ALBEX court clarifies scope of anti-dilution provision
In Albion Chemical Company (Pty) Ltd v FAM Products CC, the Cape Town High Court has cleared up any uncertainty and established the scope of protection afforded by Section 34(1)(c) of the South African Trademarks Act against dilution of a well-known mark.
Albion Chemical Company (Pty) Ltd is the owner of the well-known ALBEX mark for household bleach in South Africa. Albion has owned a registration for ALBEX, which is particularly popular among lower-income consumers, since 1956. In September 2003 Albion became aware that a new bleach, sold under the mark ALL BLAX, had been introduced on to the market by FAM Products CC. ALL BLAX was sold in packaging and with a get-up so similar to that of ALBEX that Albion filed an application in the Cape Town High Court for an interim injunction against FAM.
Albion claimed that:
- ALL BLAX's packaging and get-up amounted to passing-off;
- ALL BLAX was confusingly similar to ALBEX pursuant to Section 34(1)(a) of the Trademarks Act; and
- ALL BLAX diluted ALBEX under Section 34(1)(c) of the Trademarks Act.
FAM argued that:
- the products' get-ups were sufficiently dissimilar to avoid any likelihood of confusion;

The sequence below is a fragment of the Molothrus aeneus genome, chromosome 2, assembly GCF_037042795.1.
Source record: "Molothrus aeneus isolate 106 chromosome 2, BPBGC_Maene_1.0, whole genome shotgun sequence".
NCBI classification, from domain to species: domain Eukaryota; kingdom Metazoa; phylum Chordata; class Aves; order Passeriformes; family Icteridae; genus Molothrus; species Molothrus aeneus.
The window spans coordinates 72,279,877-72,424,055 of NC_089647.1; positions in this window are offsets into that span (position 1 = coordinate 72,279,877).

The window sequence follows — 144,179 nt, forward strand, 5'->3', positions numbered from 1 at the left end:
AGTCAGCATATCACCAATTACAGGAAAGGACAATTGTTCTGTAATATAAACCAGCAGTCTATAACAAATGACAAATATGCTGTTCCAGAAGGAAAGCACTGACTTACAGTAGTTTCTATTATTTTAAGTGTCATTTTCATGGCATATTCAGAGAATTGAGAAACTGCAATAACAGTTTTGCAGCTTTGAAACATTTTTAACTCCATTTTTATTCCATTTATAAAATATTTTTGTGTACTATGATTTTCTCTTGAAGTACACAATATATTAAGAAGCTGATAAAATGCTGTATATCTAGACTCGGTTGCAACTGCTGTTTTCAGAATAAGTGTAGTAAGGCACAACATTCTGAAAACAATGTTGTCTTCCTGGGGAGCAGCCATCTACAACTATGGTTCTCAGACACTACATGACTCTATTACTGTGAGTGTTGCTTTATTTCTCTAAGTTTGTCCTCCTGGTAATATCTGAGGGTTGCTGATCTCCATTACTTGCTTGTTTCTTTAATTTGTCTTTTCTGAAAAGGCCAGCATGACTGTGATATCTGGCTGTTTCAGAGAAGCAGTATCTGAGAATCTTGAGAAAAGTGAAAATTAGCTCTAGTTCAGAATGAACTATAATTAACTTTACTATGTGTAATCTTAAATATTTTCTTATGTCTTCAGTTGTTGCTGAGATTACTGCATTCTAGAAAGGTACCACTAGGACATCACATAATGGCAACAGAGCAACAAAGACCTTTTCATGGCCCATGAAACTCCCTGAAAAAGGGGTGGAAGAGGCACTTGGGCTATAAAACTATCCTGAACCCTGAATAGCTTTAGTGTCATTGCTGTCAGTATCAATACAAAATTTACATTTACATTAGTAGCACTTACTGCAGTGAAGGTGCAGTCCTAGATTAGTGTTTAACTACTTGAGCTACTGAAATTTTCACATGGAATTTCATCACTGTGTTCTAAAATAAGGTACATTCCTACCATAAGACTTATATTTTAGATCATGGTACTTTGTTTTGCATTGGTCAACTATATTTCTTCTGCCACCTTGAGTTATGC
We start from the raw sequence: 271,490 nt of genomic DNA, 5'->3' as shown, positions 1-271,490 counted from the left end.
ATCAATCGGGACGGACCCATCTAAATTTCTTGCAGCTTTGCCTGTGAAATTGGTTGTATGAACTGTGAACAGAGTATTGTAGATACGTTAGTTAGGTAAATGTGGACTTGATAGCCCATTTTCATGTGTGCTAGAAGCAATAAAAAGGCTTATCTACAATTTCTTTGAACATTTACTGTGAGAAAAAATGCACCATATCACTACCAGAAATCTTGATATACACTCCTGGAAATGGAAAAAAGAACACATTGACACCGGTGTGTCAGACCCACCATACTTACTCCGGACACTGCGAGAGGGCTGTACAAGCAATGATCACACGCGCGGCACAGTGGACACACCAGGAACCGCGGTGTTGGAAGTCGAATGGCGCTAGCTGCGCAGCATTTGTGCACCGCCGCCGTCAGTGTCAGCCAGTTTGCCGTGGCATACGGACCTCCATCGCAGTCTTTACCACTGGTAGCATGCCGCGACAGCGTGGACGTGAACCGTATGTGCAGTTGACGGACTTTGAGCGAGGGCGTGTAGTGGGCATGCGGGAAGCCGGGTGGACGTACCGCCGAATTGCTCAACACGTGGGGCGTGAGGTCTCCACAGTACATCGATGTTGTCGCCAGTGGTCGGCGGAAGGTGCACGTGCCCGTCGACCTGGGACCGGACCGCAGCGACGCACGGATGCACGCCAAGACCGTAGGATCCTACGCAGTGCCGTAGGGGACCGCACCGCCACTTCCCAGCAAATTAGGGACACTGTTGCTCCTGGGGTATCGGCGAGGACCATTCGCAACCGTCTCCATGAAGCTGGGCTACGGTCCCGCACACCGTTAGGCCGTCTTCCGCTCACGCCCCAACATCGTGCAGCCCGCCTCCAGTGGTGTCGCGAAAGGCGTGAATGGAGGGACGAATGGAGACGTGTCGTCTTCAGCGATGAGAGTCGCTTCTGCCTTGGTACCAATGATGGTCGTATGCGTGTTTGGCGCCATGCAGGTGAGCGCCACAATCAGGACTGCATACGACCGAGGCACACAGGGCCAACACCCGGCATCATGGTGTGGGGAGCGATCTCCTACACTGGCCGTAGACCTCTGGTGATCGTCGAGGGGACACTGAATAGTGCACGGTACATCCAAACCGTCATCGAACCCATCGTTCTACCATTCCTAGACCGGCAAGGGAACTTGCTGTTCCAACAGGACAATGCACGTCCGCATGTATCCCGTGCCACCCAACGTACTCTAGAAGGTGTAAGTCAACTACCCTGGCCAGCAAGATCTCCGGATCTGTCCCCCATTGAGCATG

- the marks ALBEX and ALL BLAX were not confusingly or deceptively similar; and
- the anti-dilution provision of the Trademarks Act could not be used by the proprietor of a well-known registered trademark where (i) use of the alleged infringing mark is for goods identical to those for which the well-known mark is registered, and (ii) the plaintiff's infringement claim fails because of a lack of confusion or deception.
The Cape Town High Court found in favour of Albion on all grounds. It reaffirmed that (i) confusing similarity may be found based on a similarity in respect of the sense, sound or appearance of the marks, and (ii) the intention of the defendant to deceive or confuse can play a role in determining whether the marks are confusingly or deceptively similar.
On the dilution issue, the ALBEX court held, in contrast to the obiter dictum in Triomed (Pty) Ltd v Beecham Group Plc (2001(2) SA 522(TPD)), that Section 34(1)(a) applies to all registered trademarks, whereas Section 34(1)(c) gives additional protection to well-known trademarks "against the use of a competing mark which would be likely to take unfair advantage of or be detrimental to the distinctive character or the repute of the registered trademark notwithstanding the absence of confusion or deception".
The court considered the clear wording of Section 34(1)(c) and ruled that (i) the section cannot be interpreted as applying only to use on goods other than those for which the trademark is registered, and (ii) the owner of a well-known mark may obtain relief under both Sections 34(1)(a) (or 34(1)(b)) and 34(1)(c) where the facts support its claim. Where the owner of a well-known mark can only prove similarity, and not confusing or deceptive similarity, between the marks, it may still succeed pursuant to Section 34(1)(c), even where the goods or services on which the infringing mark is used are identical (or similar) to those for which the well-known trademark is registered.
Suzaan Laing, Adams & Adams, Cape Town
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